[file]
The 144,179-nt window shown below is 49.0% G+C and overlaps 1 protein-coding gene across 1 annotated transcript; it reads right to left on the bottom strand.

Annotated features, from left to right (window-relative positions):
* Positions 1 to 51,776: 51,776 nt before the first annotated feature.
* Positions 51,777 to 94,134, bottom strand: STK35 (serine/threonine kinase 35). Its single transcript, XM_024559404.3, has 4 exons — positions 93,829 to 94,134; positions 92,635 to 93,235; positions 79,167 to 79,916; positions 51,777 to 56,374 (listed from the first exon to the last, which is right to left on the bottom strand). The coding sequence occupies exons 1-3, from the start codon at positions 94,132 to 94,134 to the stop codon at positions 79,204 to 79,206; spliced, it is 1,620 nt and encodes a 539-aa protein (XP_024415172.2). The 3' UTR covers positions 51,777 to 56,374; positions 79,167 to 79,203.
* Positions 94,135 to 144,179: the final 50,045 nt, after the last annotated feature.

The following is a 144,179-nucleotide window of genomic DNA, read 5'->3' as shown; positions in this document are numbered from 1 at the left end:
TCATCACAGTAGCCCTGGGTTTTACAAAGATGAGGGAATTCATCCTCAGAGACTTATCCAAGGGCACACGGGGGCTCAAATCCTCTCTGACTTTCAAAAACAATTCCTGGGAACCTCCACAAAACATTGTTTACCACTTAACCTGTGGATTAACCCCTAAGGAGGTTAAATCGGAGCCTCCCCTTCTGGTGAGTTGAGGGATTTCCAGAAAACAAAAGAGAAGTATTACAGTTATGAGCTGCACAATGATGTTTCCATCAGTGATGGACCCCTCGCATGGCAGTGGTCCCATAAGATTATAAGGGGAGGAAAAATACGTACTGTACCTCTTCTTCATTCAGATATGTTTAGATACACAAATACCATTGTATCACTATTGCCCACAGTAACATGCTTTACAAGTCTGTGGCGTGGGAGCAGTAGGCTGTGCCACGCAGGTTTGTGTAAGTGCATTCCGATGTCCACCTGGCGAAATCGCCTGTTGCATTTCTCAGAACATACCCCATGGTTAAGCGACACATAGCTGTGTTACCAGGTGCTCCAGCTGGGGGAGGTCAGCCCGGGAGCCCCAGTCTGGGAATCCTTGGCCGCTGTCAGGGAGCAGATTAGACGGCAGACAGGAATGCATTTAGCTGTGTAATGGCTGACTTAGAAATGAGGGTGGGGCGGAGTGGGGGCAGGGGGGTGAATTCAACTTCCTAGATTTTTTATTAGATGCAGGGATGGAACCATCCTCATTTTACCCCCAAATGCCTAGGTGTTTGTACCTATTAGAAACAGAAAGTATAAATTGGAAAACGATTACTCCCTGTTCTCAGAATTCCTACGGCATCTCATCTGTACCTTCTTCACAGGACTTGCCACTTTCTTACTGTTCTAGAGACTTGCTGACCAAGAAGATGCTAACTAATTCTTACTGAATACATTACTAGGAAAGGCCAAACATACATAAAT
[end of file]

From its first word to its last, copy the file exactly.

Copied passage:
The 144,179-nt window shown below is 49.0% G+C and overlaps 1 protein-coding gene across 1 annotated transcript; it reads right to left on the bottom strand.

Annotated features, from left to right (window-relative positions):
* Positions 1 to 51,776: 51,776 nt before the first annotated feature.
* Positions 51,777 to 94,134, bottom strand: STK35 (serine/threonine kinase 35). Its single transcript, XM_024559404.3, has 4 exons — positions 93,829 to 94,134; positions 92,635 to 93,235; positions 79,167 to 79,916; positions 51,777 to 56,374 (listed from the first exon to the last, which is right to left on the bottom strand). The coding sequence occupies exons 1-3, from the start codon at positions 94,132 to 94,134 to the stop codon at positions 79,204 to 79,206; spliced, it is 1,620 nt and encodes a 539-aa protein (XP_024415172.2). The 3' UTR covers positions 51,777 to 56,374; positions 79,167 to 79,203.
* Positions 94,135 to 144,179: the final 50,045 nt, after the last annotated feature.

The following is a 144,179-nucleotide window of genomic DNA, read 5'->3' as shown; positions in this document are numbered from 1 at the left end:
TCATCACAGTAGCCCTGGGTTTTACAAAGATGAGGGAATTCATCCTCAGAGACTTATCCAAGGGCACACGGGGGCTCAAATCCTCTCTGACTTTCAAAAACAATTCCTGGGAACCTCCACAAAACATTGTTTACCACTTAACCTGTGGATTAACCCCTAAGGAGGTTAAATCGGAGCCTCCCCTTCTGGTGAGTTGAGGGATTTCCAGAAAACAAAAGAGAAGTATTACAGTTATGAGCTGCACAATGATGTTTCCATCAGTGATGGACCCCTCGCATGGCAGTGGTCCCATAAGATTATAAGGGGAGGAAAAATACGTACTGTACCTCTTCTTCATTCAGATATGTTTAGATACACAAATACCATTGTATCACTATTGCCCACAGTAACATGCTTTACAAGTCTGTGGCGTGGGAGCAGTAGGCTGTGCCACGCAGGTTTGTGTAAGTGCATTCCGATGTCCACCTGGCGAAATCGCCTGTTGCATTTCTCAGAACATACCCCATGGTTAAGCGACACATAGCTGTGTTACCAGGTGCTCCAGCTGGGGGAGGTCAGCCCGGGAGCCCCAGTCTGGGAATCCTTGGCCGCTGTCAGGGAGCAGATTAGACGGCAGACAGGAATGCATTTAGCTGTGTAATGGCTGACTTAGAAATGAGGGTGGGGCGGAGTGGGGGCAGGGGGGTGAATTCAACTTCCTAGATTTTTTATTAGATGCAGGGATGGAACCATCCTCATTTTACCCCCAAATGCCTAGGTGTTTGTACCTATTAGAAACAGAAAGTATAAATTGGAAAACGATTACTCCCTGTTCTCAGAATTCCTACGGCATCTCATCTGTACCTTCTTCACAGGACTTGCCACTTTCTTACTGTTCTAGAGACTTGCTGACCAAGAAGATGCTAACTAATTCTTACTGAATACATTACTAGGAAAGGCCAAACATACATAAAT